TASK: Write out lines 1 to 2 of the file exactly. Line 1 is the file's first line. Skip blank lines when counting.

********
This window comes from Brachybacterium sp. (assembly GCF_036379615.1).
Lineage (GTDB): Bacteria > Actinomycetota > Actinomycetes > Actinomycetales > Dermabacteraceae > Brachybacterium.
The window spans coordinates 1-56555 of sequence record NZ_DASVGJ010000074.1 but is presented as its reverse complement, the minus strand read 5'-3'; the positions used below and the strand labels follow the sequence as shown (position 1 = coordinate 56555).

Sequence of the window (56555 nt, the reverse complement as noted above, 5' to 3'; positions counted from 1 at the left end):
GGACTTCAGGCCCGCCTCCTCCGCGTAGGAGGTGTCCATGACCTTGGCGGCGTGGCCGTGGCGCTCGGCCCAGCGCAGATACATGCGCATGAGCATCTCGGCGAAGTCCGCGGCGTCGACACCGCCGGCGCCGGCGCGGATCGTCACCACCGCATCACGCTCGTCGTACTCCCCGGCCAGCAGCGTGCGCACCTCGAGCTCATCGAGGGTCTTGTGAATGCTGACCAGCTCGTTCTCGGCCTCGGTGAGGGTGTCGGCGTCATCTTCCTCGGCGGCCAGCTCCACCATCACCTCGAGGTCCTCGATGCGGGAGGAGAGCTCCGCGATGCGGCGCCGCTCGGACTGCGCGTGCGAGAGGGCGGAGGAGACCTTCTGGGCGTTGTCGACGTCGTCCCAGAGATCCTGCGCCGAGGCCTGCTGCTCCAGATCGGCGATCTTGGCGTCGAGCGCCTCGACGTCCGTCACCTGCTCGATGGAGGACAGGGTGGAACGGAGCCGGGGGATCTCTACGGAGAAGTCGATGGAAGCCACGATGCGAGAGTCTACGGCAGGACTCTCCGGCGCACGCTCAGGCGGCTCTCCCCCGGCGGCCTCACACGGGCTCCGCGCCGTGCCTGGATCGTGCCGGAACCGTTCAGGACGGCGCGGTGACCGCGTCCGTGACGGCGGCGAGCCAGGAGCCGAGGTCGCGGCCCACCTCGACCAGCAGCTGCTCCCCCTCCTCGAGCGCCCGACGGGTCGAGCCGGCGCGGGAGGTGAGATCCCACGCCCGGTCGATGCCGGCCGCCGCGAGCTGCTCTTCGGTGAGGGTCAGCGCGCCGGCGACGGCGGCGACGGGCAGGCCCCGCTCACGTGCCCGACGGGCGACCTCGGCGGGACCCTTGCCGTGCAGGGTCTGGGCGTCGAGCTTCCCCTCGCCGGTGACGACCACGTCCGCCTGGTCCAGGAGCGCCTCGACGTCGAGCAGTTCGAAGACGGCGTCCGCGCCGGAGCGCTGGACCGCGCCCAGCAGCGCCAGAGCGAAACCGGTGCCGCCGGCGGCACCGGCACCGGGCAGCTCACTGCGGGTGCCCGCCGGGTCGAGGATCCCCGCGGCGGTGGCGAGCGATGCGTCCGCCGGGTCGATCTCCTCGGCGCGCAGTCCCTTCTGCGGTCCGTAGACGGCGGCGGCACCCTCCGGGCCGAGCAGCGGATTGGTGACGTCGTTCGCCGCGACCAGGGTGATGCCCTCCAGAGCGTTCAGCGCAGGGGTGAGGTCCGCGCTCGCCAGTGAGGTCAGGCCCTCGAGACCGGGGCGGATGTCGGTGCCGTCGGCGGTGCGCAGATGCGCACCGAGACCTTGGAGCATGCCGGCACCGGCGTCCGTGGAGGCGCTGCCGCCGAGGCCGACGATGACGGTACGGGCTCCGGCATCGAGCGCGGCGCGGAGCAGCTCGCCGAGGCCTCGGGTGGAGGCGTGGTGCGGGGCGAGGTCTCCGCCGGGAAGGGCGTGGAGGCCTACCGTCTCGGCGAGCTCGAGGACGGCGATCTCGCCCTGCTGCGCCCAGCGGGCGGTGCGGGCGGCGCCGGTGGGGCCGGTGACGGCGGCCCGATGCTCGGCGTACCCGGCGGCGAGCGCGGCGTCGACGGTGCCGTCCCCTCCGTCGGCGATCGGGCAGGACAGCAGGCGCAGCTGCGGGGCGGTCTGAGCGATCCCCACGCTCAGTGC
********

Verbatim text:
This window comes from Brachybacterium sp. (assembly GCF_036379615.1).
Lineage (GTDB): Bacteria > Actinomycetota > Actinomycetes > Actinomycetales > Dermabacteraceae > Brachybacterium.